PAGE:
11.15.2013

Motorcycle Camping with Sleep Apnea




In preparation for a motorcycle camping trip, I had some new considerations to accommodate my recent diagnosis of Sleep Apnea. 

It had been awhile since I last went backpacking and a thorough inventory of my equipment was a must.  Proper storage, good equipment and care has kept my equipment in nice condition over the past 8 years. Digging through my camping storage bin revealed most all the equipment I would need. Much of what I found in that bin will cover most of my needs however, being recently diagnosed with Sleep Apnea has put some constraints on the sleeping freedom I had taken for granted.

Every night since my Sleep Apnea diagnosis I have had a ResMed S9 Auto CPAP machine clung to my face like an alien face hugger from the movie Alien. With a sleep dependency as my top concern, finding an alternative power source that could run my CPAP machine while I slept at night was my top priority. 

While my riding group were still in the trip planning phase, I stopped into my local medical supplier to acquire a power adapter and battery that would give me some independence from the AC power outlet I'm currently chained to. Unfortunately, the medical supplier had only the necessary attachments to run my CPAP machine from a 12-volt power source but not a 12v battery.

The accessories I was given had some large alligator clips to attach to the terminals on a 12 or 24-volt battery. On the other end of the clips was a car lighter receptacle. The power supply provided for the CPAP machine had a male car socket that attached to the receptacle leading from the battery. My next problem was finding a battery that was light enough to carry on the motorcycle and backpacking, durable, and could power a the machine for a a minimum of 8 hours.

Several options came to mind ranging from RC battery packs, car batteries, even power wheel batteries. After doing a bit of research I decided the best option would be an Absorption Glass Mat battery. An AGM would provide the benefits of a deep cycle battery while keeping the battery light and leak free.


MagnaPower AGM Battery with ResMed Power Supply
Confident that the CPAP would run for the amount of time I needed it to, I charged the MagnaPower battery using a automobile battery charger and began packing the bike for the trip.

Stopping into the local auto part store, I found was a small 12-volt ATV battery with 180 cold cranking amps which would provide a 10amp hour run time. Produced by MagnaPower. Sealed and rugged, these batteries can take a beating and can out perform a deep cycle battery on discharge and charging. The price of the battery was around $75.

Eager as I am to try new things, I attached the accessories to the battery and ran my CPAP machine for 1 night at home. When I woke the next morning the machine was still running. The battery came pre-charged with a voltage reading of 12.45v. After running the CPAP for 7 hours from the better the voltage indicated 11.45v. Given that the machine was still running I would presume that at a certain voltage the power supply will cut off.


Unpacking and assembling the CPAP machine was a breeze. At night I protected the battery leads, using the box, just in case I kicked the battery over in my sleep. The machine ran a full 6-8 hours and in the morning I was able to charge my phone from it as well.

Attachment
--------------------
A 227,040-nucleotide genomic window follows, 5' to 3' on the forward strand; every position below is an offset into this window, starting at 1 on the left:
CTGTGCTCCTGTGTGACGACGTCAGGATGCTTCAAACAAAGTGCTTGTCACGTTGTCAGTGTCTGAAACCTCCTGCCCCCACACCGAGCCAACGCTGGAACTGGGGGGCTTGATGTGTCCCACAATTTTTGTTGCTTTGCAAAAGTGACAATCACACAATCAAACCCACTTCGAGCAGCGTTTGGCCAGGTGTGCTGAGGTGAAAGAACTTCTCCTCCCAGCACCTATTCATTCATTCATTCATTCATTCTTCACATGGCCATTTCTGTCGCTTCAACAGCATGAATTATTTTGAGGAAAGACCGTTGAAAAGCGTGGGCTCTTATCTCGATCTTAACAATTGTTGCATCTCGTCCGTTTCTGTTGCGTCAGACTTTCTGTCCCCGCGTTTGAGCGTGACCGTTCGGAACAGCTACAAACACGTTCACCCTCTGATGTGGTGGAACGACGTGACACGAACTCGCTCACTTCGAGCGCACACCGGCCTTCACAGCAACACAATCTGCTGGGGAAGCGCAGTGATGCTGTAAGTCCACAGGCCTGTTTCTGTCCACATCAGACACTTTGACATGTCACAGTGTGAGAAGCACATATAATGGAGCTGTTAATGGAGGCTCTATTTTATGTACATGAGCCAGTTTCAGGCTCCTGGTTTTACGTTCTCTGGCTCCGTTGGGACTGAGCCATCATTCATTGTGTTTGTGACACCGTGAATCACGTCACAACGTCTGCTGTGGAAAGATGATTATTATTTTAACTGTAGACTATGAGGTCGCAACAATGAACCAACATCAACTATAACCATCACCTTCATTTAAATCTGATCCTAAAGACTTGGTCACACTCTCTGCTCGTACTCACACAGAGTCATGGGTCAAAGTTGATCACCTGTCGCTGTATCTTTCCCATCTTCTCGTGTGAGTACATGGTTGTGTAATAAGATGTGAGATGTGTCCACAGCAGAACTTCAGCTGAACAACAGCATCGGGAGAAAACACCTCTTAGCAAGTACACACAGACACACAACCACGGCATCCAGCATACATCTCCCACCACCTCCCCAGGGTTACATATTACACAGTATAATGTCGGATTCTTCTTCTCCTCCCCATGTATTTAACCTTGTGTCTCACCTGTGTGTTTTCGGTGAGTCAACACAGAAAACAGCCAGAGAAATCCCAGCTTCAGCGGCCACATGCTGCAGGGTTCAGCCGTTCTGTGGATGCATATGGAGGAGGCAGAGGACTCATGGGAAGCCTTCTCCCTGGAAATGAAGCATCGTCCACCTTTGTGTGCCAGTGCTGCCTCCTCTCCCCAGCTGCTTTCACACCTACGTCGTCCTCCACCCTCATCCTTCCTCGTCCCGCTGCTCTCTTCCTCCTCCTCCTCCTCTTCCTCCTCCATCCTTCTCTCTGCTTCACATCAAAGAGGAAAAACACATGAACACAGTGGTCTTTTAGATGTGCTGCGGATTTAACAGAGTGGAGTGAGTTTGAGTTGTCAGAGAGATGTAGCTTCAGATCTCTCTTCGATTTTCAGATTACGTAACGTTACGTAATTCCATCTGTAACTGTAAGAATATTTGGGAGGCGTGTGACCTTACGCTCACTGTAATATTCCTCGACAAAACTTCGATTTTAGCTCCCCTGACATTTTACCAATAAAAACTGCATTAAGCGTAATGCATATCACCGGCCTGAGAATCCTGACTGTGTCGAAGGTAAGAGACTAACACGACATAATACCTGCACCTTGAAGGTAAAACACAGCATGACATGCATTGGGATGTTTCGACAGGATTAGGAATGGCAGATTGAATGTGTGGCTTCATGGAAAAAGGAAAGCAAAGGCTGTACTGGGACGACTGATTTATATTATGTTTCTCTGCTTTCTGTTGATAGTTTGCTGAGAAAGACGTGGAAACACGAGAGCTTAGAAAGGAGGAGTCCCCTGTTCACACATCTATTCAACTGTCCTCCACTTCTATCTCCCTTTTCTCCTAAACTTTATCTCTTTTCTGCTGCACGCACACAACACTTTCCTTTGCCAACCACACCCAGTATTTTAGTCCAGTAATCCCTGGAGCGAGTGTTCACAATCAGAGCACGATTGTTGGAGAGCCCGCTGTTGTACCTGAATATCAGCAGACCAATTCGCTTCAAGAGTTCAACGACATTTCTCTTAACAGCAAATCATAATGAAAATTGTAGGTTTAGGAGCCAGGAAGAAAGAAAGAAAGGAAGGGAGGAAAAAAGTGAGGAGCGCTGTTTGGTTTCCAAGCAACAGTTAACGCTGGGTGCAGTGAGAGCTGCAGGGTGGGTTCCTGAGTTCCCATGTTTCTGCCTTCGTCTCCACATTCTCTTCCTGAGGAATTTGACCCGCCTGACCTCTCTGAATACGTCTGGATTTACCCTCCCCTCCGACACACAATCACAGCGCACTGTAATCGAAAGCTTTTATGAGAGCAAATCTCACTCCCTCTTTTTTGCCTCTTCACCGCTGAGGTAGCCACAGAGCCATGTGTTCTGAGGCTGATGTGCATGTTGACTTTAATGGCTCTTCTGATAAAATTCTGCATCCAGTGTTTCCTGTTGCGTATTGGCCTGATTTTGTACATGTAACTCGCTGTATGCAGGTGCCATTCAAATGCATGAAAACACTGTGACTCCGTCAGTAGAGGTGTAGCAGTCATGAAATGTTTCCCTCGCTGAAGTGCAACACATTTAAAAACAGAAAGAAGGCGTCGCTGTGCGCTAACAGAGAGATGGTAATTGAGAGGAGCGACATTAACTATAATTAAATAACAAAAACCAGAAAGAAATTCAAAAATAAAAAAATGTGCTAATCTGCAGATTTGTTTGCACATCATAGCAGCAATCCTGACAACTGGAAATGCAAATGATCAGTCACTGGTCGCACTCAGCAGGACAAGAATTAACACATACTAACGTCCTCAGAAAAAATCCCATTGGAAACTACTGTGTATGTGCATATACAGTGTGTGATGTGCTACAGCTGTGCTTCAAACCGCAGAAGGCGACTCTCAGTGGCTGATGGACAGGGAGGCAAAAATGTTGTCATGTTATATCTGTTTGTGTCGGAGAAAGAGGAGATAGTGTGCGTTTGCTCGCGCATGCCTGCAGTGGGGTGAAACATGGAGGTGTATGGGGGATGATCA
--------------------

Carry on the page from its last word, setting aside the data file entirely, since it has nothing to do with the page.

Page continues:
More recently I've been doing research on this particular battery and the power consumption of the CPAP machine. ResMed provides a nice guide that explores each model, the amp draw at different power settings and a recommendation for the size of battery. According to the chart I would need to use a 12 amp hours per  8 hours of continuous power and ruining a treatment pressure of 10 on my ResMed S9 Auto CPAP. Here is a link to ResMed's Battery Guide

Though this battery worked for a single night, a daily charging solution will need to be considered. I will be looking into a solar charging option that will also work as a tender for the battery. The solar charging option will give me the ability to charge during the day with out the need to tap into my alternator and risk over taxing it. Overall though, I would recommend purchasing a larger battery that at minimum would last 2 days or if weight isn't a concern, a more traditional sized battery.





4 comments:

red said...

Is the 7.62x39 part of your regular camping kit?

McMark said...

I try to keep some in all my survival kits. Mainly they're used for misdirection from my real valuables such as my Alien patterned camping pillow, something I couldn't live without.

kirk iverson said...

found your blog in a search of motorcycle camping & Apnea. I'm getting ready to do do the same. i have tried camping with out my cpap, but just can't sleep. I have looked at the deep cycle & lithium ion battery's. I was advised that the Lithium battery's we not a good choice. not sure why, as that is what the supply company's sell. I'm planing on a 14ah deep cycle. did you ever determine how many nights you could get on a single charge with your battery? i need several nights, and plan on charging while riding the motorcycle.

McMark said...

Kirk,
WIth the small battery I used, I was only able to get one night out of it. I'm not sure if the power system on the bike has the output power needed to charge the cpap machine and keep the bike's battery charged. I may look into a solar system such as the one Goal Zero offers. In the meantime, for longer trips, I'll be carrying as large of a battery I can manage within weight constraints.

Adding a solar panel to your unit that you could attached to a top case while riding and when camping might be a great option for topping your battery off during your trip.

I hope you get some great trips in this year. Keep me posted on the solution that works best for you.